Kerboodle – The Bane of an Admin’s Life

Most software companies listen and think about their users when designing their software, that may not always be the case for educational software – the other thoughts being about the students using this. However Kerboodle have taken the aproach of thinking what was best and doing the exact opposite. 

My first indication that this was going to be an interesting setup: absolutely no intergration with anything: no MIS, no AD, no nothing. And apparently no plans in the future. The only method of creating users is via CSV upload with a maximum 400 users per upload.

However we could not use this system to setup either our own username or link an email to the accounts, requiring staff and students to remember a new set of details to login and add their account details (a completely unessessary step). 

We use an ‘intake’ method for students, prefixing their username with the year they joined the school. This identifies the year group in a far easier way than Kerboodle’s suggestion of having them in Year group folders, requiring renaming at every summer holiday. Using intake folders just needs the new students to be imported. Kerboodle demand that the usernames are automatically created from a combination of the first and surname only, which means there are lots of duplicates, especially if you happen to be named ‘Smith’. 

The system allows the tutor group to be set using the CSV, which is a useful addition. However three were no options to add other groups. The response from Kerboodle support was that it was up to the teaching staff to set these up (just what they need at the start of teching in September, with everything else!).

Every communication that we have had with their support has been very passive, not wanting to admit issues or work on solutions. They have been reluctant to instigate simple solutions, or even pass these requests on to the development teams. Struggling with the concept of a ‘Request for Change’ and requiring a full explanation of the process, despite this being fairly common terminology within the technical world. 

I’ve been trying to convince the teaching staff not to use this resource, or at least look at phasing it out in the near future. For anyone looking at this resource I cannot stress how difficult the setup process and continual support of Kerboodle has been. Don’t do it…

The only thing I can think is that the resources this provides are AMAZING, due to the split of admin/teaching accounts I have not seen these. 

Content Through Lists

Example Buzzfeed post

It seems that th modern reader requires not only visual stimulus but also digestible chunks of information. Buzzfeed is just one example of a transformative type of content, in the form of video content and lists, alongside the general articles.

Perhaps this practise could be continued through to education, as the generation of today’s teachers have consumed some of their content though this means perhaps its time to include this in their lessons.

Beyond this several other sites have adopted this style, such as Cracked.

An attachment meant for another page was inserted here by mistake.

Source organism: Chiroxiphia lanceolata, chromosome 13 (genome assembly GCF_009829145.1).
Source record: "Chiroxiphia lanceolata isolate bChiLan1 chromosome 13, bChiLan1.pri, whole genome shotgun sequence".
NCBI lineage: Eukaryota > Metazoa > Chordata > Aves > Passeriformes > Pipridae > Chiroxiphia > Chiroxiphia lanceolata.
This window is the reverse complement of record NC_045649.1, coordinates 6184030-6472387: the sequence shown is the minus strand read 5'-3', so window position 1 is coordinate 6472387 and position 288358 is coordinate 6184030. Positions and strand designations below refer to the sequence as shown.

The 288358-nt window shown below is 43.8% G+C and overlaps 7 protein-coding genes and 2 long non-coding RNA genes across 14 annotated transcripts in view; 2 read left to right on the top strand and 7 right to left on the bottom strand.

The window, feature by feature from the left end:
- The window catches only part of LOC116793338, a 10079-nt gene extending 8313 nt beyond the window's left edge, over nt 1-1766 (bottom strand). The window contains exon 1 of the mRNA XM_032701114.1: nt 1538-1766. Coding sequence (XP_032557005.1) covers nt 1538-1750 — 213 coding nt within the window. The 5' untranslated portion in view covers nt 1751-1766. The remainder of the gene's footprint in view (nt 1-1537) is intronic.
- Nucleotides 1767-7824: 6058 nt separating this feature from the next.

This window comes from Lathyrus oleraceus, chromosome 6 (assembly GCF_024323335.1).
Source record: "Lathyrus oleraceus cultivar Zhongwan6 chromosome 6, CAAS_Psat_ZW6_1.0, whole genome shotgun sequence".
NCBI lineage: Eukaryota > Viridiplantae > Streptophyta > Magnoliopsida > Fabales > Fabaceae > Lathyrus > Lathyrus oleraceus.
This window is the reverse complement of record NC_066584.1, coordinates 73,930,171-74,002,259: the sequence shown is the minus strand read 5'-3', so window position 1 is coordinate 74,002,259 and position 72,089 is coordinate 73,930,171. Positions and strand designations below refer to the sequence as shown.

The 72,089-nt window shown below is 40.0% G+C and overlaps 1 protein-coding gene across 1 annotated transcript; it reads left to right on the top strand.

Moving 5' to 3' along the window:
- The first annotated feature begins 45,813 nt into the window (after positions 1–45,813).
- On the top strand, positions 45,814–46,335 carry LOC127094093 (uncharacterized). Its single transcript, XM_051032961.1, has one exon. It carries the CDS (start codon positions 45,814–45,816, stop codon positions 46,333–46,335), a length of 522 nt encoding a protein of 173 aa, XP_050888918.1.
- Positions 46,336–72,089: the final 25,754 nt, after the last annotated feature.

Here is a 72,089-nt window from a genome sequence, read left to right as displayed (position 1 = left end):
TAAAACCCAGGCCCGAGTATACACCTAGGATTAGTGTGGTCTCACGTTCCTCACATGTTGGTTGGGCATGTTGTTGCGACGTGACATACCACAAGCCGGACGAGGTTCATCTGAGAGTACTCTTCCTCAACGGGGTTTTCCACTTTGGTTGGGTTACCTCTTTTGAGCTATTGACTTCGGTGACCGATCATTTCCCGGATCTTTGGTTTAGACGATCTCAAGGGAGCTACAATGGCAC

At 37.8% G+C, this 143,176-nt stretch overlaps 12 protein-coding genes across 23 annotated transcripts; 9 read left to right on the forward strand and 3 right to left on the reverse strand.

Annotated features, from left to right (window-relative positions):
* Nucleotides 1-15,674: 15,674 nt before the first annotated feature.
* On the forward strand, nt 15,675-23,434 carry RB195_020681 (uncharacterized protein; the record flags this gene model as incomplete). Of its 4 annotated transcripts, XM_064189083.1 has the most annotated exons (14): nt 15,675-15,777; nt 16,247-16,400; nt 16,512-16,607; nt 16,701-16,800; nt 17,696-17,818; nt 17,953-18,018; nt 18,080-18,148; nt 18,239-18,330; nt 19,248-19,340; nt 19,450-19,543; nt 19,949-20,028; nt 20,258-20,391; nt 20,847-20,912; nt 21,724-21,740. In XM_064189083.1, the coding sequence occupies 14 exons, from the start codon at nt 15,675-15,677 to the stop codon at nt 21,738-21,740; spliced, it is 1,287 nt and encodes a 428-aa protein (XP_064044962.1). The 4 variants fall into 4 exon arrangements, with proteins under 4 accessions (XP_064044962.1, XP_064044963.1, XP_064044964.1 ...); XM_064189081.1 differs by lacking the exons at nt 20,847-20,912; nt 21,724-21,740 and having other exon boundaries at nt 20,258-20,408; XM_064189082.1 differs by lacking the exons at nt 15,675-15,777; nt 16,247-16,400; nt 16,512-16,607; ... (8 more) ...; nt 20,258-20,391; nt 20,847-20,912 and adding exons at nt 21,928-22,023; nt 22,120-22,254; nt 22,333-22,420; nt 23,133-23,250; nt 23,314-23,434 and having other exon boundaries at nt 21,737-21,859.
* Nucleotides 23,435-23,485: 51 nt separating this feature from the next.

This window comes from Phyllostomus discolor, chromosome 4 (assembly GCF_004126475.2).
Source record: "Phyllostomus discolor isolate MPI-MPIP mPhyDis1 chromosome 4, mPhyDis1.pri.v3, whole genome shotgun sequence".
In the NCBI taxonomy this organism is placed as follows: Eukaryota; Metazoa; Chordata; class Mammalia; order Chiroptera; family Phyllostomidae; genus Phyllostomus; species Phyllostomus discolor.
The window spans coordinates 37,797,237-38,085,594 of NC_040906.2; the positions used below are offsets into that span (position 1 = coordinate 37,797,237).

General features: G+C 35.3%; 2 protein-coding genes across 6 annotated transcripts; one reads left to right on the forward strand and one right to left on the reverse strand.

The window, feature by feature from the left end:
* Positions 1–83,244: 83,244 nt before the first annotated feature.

This speaks to those who are consuming content on their tablets, only needing the ‘swipe up’ to collect their visual and simplified content, ither in the form of these lists or by InfoGraphics.

Although this is not necessarily a bad method of delivering simple content it lacks the depth of information that full text can bring.


Having attended the annual conference only once before, in 2012, I approached the event with some excitement. In the keynote address from Frog12 Gareth Davies, the Managing Director of Frog, announced their new system ‘FrogOS’ (now the combination of FrogLearn and FrogPlay). This was incredibly exciting, as it opened up many possibilities for schools to allow their less technically minded staff to create rich content for students. 

Jump to Frog15 and we have a ‘serious’ Gareth, who is not only fully dressed but in a shirt (fully fastened) and tie, speaking about tescos receipts and tracking progress. Now, I realise that this is Important for schools, but this is hardly keynote material. So far not that enthused. 

Next up, as part of the keynote, Mick Walker. This man has been involved with all aspects of education and testing for the last few decades. And begins to speak about why levels are being removed and what that means. This is all well and good, but I do not need to write a 10 page essay on this, the very end of Mick’s slot, when he is pushed for time, is by far the most engaging for many of the audience (who know full well why this is changing as they are education professionals). He begins to skip slides with masses of data (in text form) and tells the all important story behind the information. Much like Gareth’s ‘Tesco receipt’ analogy people begin to take interest. Twitter posts for #Frog15 begin to liven up, with many seeing the jovial side of some measures. Finally the interest is sparked!

Moving beyond the keynote, there are many opportunities for delegates, I have elected to attend the ‘FrogLear Masterclass’ featuring Graham Quince, a familiar face for most involved with Frog. This event shares good practise from three schools, a range of primary, secondary and all through between the speakers. The most important aspect of this event is the networking opportunities it brings, this session allowed quick insight (with visuals provided) into other schools’ use of the Frog VLE. 

Over lunch I took the opportunity to investigate a few long term development questions some of the staff and students had with the help of Graham Thorpe, Project Manager for FrogLearn. Which was very useful, and many of which I have gained answers to. 

The second session was aimed at a more technical audience, as a technician I decided that this would (logically) be the best use of my time. However I found this session to be very basic, only really showing how Frog is implemented which meant it felt a little more like a sales pitch than a technical masterclass. I would say however that it did spur me on to update our theme for FrogLearn, fixing some of the annoying aspects that has annoyed me since we started actively using FrogLearn. Nothing new was shown here and ideas that had been the key aspects of Frog12 were wheeled out once again (hiding images in content to encourage exploration of the sites is a little old, and more difficult in FrogLearn).